2:28

    #9 Pop #1 RnB

  • x
  • Its Too Late - Chuck Willis 1956

    2:39

  • Chuck Willis :::: Betty And Dupree.

    2:33

    Harold Chuck Willis (January 31, 1928 -- April 10, 1958) was an American blues, rhythm and blues and rock and roll singer and songwriter. His biggest hits, C. C. Rider (1957) and What Am I Living For (1958), both reached no. 1 in the Billboard R&B chart. He was known as The King of the Stroll for his performance of the 1950s dance The Stroll.

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  • Juanita By Chuck Willis

    2:48

    Chuck Willis was a R&B and R&R songwriter and singer who became a major influence in the mid 50s. Major hits include his best known, C. C. Rider ('57) and What Am I Living For ('58), both reaching #1. The smooth beat of C. C. Rider inspired the dance known as The Stroll. He owned 54 of his signature turbans for use onstage, and became known as The King Of Stroll. What Am I Living For? sold over 1 million copies, was awarded a gold disc, and was the top R&B disc of 1958. This selection hit the Billboard charts in 1958, reaching #9 on the Pops chart and #1 on R&B. Willis died suddenly of peritonitis shortly after release of this song.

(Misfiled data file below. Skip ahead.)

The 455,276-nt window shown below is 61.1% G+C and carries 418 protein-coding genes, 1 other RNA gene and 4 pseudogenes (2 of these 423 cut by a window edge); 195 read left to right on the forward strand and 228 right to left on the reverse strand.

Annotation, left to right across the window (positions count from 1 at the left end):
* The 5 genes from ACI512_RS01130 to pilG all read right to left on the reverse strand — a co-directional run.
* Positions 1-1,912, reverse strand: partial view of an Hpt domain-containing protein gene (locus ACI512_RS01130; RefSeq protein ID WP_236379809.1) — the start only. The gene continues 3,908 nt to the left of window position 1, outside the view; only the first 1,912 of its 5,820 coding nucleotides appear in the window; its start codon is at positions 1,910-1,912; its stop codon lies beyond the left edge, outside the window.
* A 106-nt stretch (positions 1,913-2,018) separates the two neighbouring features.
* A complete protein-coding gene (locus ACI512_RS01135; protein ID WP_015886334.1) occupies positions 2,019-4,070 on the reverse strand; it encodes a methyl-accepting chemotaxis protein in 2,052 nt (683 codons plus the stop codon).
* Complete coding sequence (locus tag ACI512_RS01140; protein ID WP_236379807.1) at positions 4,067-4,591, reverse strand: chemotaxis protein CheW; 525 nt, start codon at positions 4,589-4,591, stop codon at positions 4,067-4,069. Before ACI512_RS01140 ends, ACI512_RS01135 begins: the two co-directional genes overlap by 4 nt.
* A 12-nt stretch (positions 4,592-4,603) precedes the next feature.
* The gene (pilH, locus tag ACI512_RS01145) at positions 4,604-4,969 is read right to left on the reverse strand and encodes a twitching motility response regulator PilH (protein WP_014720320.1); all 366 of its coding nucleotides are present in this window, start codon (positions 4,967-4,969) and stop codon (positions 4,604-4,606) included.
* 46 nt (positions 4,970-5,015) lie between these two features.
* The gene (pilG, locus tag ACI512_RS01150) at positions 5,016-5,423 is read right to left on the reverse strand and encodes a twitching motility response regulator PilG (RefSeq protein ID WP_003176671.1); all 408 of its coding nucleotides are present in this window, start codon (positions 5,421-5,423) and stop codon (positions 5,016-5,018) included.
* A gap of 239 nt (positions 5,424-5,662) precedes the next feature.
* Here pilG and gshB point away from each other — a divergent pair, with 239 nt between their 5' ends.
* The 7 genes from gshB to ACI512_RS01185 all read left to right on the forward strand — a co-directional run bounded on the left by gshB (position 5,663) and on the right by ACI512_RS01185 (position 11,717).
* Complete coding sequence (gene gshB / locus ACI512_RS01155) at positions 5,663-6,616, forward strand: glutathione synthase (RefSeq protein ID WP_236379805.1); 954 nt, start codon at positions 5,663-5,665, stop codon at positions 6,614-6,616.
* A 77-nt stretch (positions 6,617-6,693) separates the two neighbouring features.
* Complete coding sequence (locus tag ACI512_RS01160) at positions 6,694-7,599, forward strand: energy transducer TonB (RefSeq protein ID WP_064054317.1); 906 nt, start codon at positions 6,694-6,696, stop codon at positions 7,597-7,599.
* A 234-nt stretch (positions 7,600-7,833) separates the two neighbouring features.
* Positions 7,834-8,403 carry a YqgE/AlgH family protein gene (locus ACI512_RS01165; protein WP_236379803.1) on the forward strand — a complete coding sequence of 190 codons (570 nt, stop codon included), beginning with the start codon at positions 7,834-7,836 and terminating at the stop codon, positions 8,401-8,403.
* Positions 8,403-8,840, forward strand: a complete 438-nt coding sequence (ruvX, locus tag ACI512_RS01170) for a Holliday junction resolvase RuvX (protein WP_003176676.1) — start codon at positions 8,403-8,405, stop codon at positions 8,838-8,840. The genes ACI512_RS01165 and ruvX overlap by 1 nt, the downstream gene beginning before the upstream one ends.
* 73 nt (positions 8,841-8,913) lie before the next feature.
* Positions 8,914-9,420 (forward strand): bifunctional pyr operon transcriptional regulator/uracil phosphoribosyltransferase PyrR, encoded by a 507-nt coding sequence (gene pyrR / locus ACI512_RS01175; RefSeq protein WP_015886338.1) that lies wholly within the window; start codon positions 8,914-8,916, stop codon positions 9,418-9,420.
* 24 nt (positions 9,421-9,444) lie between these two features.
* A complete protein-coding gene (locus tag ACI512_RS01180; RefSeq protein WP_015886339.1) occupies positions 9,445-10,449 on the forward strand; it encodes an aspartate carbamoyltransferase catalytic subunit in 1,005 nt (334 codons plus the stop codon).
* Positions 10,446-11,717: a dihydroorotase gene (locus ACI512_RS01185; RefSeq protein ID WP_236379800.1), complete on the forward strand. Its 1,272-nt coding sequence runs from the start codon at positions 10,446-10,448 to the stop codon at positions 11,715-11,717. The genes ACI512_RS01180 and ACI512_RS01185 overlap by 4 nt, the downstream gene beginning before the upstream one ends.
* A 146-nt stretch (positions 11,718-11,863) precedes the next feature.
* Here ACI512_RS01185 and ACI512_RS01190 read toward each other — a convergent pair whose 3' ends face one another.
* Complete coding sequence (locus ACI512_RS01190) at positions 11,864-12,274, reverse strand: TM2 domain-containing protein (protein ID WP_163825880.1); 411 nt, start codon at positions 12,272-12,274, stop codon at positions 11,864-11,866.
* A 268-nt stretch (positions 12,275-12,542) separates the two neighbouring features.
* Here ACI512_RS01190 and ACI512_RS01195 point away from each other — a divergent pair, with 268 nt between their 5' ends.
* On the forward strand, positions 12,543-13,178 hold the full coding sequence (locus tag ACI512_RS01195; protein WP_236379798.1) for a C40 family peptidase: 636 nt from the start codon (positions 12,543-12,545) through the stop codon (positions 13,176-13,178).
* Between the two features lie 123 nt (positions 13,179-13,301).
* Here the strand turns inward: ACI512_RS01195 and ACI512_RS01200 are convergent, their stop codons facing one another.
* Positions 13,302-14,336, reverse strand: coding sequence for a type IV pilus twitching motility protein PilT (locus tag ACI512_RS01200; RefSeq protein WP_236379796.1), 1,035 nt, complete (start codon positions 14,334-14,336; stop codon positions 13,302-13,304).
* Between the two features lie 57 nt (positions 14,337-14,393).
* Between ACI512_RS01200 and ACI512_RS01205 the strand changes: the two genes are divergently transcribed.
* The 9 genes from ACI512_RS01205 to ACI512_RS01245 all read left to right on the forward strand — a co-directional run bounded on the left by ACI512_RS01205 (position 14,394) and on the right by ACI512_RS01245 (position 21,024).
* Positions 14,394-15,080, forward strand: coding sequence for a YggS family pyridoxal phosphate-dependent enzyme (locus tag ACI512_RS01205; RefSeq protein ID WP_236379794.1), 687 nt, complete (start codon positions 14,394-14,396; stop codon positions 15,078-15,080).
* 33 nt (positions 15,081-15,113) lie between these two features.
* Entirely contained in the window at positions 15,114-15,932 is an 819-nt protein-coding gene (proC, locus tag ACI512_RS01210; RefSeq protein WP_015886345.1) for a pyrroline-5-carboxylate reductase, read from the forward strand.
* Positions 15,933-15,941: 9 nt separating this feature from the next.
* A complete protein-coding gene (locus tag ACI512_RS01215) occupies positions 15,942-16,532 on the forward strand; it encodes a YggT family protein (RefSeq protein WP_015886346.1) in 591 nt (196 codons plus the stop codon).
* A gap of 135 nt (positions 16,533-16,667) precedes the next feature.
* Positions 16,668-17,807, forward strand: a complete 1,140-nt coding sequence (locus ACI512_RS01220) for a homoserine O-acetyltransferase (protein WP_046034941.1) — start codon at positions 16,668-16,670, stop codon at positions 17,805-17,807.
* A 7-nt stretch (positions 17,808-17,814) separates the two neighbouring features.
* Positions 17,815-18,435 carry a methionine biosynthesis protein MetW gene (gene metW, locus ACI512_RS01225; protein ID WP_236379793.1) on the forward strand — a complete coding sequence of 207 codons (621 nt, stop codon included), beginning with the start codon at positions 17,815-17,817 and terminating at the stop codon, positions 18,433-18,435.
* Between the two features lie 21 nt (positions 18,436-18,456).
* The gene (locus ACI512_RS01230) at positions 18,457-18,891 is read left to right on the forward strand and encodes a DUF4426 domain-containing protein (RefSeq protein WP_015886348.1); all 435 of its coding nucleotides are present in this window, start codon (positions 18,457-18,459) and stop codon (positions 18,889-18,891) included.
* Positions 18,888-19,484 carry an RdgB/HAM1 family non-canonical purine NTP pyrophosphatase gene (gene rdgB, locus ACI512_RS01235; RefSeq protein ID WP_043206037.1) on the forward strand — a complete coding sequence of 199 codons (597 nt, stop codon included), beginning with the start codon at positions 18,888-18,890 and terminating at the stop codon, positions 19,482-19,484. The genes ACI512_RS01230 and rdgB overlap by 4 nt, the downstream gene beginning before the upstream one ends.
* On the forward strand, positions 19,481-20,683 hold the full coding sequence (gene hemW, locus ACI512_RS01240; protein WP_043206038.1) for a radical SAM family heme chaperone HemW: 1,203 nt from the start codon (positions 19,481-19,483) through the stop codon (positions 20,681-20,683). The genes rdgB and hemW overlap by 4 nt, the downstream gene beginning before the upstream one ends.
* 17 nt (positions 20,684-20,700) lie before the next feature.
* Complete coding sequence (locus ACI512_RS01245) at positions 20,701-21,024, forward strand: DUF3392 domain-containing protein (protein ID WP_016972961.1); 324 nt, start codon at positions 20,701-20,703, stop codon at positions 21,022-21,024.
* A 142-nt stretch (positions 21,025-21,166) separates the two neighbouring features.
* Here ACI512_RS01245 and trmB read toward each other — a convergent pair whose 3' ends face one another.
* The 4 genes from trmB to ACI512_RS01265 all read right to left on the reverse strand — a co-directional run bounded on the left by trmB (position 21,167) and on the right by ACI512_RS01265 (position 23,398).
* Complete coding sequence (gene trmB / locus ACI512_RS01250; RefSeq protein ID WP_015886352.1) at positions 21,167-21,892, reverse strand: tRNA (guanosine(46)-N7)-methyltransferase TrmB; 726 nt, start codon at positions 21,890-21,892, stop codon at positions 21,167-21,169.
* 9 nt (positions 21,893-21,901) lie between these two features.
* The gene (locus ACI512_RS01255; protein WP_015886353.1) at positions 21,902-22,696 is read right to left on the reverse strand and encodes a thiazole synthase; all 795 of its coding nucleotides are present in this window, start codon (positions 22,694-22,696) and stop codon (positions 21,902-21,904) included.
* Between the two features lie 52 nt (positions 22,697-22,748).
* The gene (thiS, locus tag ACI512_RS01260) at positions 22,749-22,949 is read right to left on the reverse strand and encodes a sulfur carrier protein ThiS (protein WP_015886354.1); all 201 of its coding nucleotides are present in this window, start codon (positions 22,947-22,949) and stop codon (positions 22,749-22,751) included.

• 1956 Chuck Willis - It’s Too Late

    2:35

    One of Chuck’s seven top-10 R&B hits prior to his 1957 mainstream breakthrough with “C. C. Rider.”

    Billboard R&B Chart Peaks: 3 (radio play), 5 (sales), 8 (juke box play)

    The original single was issued on Atlantic 1098 - It’s Too Late (Willis) by Chuck Willis and his Band, with The Cookies, orchestra conducted by Jesse Stone

  • Hang up My Rock and Roll Shoes

    2:20

    Provided to YouTube by Rhino Atlantic

    Hang up My Rock and Roll Shoes · Chuck Willis

    I Remember Chuck Willis

    ℗ 1958 Atlantic Recording Corporation

    Producer: Ahmet Ertegun
    Guitar: Al Caiola
    Guitar: George Barnes
    Producer: Jerry Wexler